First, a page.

State Bar of Wisconsin Return to Wisconsin Employment Relations Commission Awards



In the Matter of the Arbitration of a Dispute Between





Case 245

No. 59125



Mr. Steve Day, Staff Representative, AFSCME, 318 Hampton Court, Altoona, Wisconsin, 54720, appeared on behalf of the Union

Mr. Jeff Hansen, Assistant City Attorney, City of Eau Claire, 203 S. Farwell Street, P.O. Box 5148, Eau Claire, Wisconsin, 54702, appeared on behalf of the City


On August 17, 2000 the City of Eau Claire, Wisconsin and AFSCME Local 284 requested the Wisconsin Employment Relations Commission to appoint William C. Houlihan, a member of its staff, to hear and decide a grievance pending between the parties. A hearing was conducted on November 15, 2000 in Eau Claire, Wisconsin. The proceedings were not transcribed. The parties filed post hearing briefs which were received and exchanged by December 19, 2000.

This award addresses the right of the City to call out non­unit workers to do snow plowing.


The City of Eau Claire and Local 284, AFSCME have been signatories to a series of collective bargaining agreements, relevant portions of which are set forth below. The City plows and maintains City streets during the winter, using bargaining unit employees.


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On January 5, 2000 it snowed in Eau Claire. As a result, the City called a number of employees back to work, after they had completed their normal work day of 8:00 a.m. to 4:00 p.m. Seven employees returned to work at 5:00 p.m. Two employees returned at 5:30 p.m. At the time of the call back these employees were engaged in a limited sand and salt operation. All were sent home at midnight.

As the snow intensified the City shifted to a full scale plowing operation. Such an operation requires 45 men and equipment. To secure a work crew, the employer called down the seniority list. 31 bargaining unit members responded. 45 bargaining unit members declined or were not available. The call left the employer 14 workers short of a full employee complement.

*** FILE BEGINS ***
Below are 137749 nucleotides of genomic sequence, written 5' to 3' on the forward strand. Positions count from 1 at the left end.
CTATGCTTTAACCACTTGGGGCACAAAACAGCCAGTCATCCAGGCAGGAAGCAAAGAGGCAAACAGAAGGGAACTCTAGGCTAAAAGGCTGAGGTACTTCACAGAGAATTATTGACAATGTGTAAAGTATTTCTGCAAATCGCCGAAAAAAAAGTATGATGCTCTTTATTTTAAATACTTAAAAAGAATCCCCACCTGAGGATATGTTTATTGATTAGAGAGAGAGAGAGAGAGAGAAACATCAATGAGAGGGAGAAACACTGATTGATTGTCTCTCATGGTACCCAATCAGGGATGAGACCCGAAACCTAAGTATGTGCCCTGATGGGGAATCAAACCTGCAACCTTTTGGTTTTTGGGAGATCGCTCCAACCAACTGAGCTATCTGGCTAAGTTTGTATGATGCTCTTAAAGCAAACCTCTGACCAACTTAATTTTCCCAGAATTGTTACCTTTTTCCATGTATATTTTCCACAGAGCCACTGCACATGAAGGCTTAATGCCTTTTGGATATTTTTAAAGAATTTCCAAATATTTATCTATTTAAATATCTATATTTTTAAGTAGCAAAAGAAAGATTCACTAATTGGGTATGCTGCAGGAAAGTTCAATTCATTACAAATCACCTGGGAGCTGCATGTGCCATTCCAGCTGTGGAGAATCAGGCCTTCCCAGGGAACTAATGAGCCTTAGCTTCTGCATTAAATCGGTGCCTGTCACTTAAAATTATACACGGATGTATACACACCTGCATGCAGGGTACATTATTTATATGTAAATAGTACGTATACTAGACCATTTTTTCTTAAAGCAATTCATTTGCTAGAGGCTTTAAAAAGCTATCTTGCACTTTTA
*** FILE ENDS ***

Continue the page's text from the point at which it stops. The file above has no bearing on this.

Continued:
The City secured the additional 14 workers by calling in Supervisors and other non ­ unit employees. There is a history of using non ­ unit employees to plow when an insufficient number of bargaining unit employees are available to perform. The 9 employees called in at 5:00 ­ 5:30 were replaced at midnight by workers responding to the plowing operation. A grievance was filed on January 24 protesting the decision to send the nine employees home at midnight, without completing an eight-hour shift, while non ­ bargaining employees worked.

Mark Struck, a bargaining unit member, testified that he has worked past midnight in the past, and that employees are allowed to work 16 continuous hours plowing before they are sent home. Bob Horlacher, the local Union President, testified that the City has never previously sent bargaining unit employees home and replaced them with non ­ unit workers. He further indicated that the City has an established policy that an employee can only drive for 16 continuous hours. According to Horlacher the 16 hour standard is a safety standard. Employees called in to plow at midnight may plow until 8:00 A.M. and then typically work the full shift the next day.

Mike Barnhardt, the Street Maintenance Manager, testified for the City. Barnhardt testified that once he realized that he needed to go to a full plow operation, he wanted to start the plowing operation all at once. He determined to send the early crew home at midnight as a safety measure. He testified that employees called for overtime are not guaranteed 8 hours of work, and frequently work less. He also indicated that the City tries to limit consecutive plowing to 16 hours as a safety measure.

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The parties could not stipulate to an issue. The Union believes the issue to be:

Did the City violate the contract, and/or past practice, when it sent Union employees home and replaced them with non ­ union employees during a snow plow operation on January 5, 2000?

If so, what is the appropriate remedy?

The City regards the issue as:

Did the City violate the contract by its staffing actions for street operations on the night of January 5, 2000?

If so, what is the remedy?

I regard the issue to be:

In an overtime operation, where work is available, is the City required to allow bargaining unit employees who have worked a full shift to work 8 overtime hours before calling in non ­ unit employees to work?

If so, what is the remedy?


Article 3 ­ Union Security and Management Rights

. . .

Section 3. Management Rights. It shall be the exclusive function of the City to determine the mission of the agency, set standards of service to be offered to the public, and exercise control and discretion over its organization and operations.